The French Data Protection Authority published new Guidelines on December 10, 2019 applicable to whistleblowing schemes, following a public consultation process. The Guidelines replace the former Single Authorization AU-004, which has not applied since arrival of the General Data Protection Regulation. The CNIL has also published a useful Frequently Asked Questions webpage regarding the Guidelines. The CNIL’s new Guidelines import certain aspects of its former position on whistleblowing schemes.
The French data protection authority has just published an amended version of its standard authorization for professional whistleblowing helplines which results in a significant broadening of its scope but also tightens the requirements for anonymous reporting. Under French data protection legislation, whistleblowing helplines are subject to prior authorization by the French data protection authority. Indeed, French data protection legislation require that processes which may result in the exclusion of a person from the benefit of a right or a contract are subject to prior authorization, as could be the case when resorting to a whistleblowing helpline (employees may incur sanctions and be terminated).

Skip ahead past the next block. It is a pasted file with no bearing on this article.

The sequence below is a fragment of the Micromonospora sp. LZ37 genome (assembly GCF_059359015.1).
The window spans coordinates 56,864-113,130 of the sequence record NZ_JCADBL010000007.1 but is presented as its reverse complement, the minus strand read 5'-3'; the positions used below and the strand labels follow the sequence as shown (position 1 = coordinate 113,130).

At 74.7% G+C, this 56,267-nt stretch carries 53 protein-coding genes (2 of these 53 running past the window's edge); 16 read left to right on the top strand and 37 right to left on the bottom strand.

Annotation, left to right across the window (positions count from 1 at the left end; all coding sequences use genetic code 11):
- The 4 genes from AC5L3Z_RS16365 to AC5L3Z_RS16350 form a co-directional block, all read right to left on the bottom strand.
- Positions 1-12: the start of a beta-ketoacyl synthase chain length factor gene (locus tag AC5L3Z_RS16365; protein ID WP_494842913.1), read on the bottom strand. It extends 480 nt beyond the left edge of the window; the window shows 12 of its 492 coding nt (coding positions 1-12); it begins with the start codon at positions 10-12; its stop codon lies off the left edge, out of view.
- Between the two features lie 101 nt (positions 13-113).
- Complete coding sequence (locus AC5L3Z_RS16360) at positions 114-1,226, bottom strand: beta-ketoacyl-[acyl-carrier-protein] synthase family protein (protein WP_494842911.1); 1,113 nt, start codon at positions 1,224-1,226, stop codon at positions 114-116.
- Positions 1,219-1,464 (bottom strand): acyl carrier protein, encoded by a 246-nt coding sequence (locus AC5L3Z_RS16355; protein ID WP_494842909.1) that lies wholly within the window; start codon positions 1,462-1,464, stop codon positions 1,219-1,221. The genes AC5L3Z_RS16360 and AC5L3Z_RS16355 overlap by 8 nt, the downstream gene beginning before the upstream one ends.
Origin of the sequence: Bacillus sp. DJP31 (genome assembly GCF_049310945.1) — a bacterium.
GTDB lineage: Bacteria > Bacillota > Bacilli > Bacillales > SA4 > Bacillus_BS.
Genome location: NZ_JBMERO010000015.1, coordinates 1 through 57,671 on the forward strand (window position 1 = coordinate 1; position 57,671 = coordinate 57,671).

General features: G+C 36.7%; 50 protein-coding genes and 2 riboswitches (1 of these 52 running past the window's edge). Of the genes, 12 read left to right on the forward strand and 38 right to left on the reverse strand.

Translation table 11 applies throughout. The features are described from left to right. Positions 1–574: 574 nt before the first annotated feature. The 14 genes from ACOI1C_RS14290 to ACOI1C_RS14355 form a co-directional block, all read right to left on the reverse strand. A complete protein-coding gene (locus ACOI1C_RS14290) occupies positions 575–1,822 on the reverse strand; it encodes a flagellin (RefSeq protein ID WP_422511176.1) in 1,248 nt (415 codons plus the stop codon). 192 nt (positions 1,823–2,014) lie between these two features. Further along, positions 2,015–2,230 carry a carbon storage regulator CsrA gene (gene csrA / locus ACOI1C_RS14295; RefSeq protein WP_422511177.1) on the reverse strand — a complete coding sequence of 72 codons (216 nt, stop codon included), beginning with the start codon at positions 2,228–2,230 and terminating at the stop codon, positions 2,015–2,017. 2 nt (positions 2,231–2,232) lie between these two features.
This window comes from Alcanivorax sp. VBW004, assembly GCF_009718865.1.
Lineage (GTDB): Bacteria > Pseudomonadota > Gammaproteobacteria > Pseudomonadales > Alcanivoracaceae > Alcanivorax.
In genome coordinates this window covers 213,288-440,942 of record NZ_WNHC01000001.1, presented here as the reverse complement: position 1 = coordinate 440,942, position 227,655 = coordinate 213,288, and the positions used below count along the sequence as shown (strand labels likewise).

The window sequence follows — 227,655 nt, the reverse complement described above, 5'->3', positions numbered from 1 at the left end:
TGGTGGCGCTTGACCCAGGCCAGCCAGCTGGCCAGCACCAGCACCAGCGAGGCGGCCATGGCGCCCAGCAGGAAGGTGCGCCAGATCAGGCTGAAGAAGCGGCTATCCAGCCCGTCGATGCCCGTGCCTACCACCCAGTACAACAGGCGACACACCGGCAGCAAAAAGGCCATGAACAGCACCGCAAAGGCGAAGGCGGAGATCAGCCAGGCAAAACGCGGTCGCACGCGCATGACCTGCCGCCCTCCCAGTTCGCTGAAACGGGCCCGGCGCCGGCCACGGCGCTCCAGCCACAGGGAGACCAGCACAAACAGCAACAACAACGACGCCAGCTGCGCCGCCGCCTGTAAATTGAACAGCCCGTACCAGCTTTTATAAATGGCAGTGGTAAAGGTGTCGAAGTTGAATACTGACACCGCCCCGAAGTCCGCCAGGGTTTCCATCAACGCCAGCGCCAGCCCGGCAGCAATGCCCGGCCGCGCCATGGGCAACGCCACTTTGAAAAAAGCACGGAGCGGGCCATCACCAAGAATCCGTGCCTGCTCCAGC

CNIL’s recently-released annual report gives insight from France’s authority into sanctions, the right to be forgotten, whistleblowing, and what it believes are several shortcomings in the proposed EU regulation.
On March 5, 2012, the Committee of Labor and Social Affairs of the German Parliament (Deutscher Bundestag) held a hearing on a draft bill on whistleblowing. The draft bill contains extensive provisions protecting whistleblowers in German enterprise. The Committee has appointed Hogan Lovells lawyer Tim Wybitul as official expert for a hearing on whistleblowing provisions.
A decision last week by the Court of Justice of the European Union (“ECJ”) introduces an important change to Spanish data protection framework – the “legitimate interest” justification.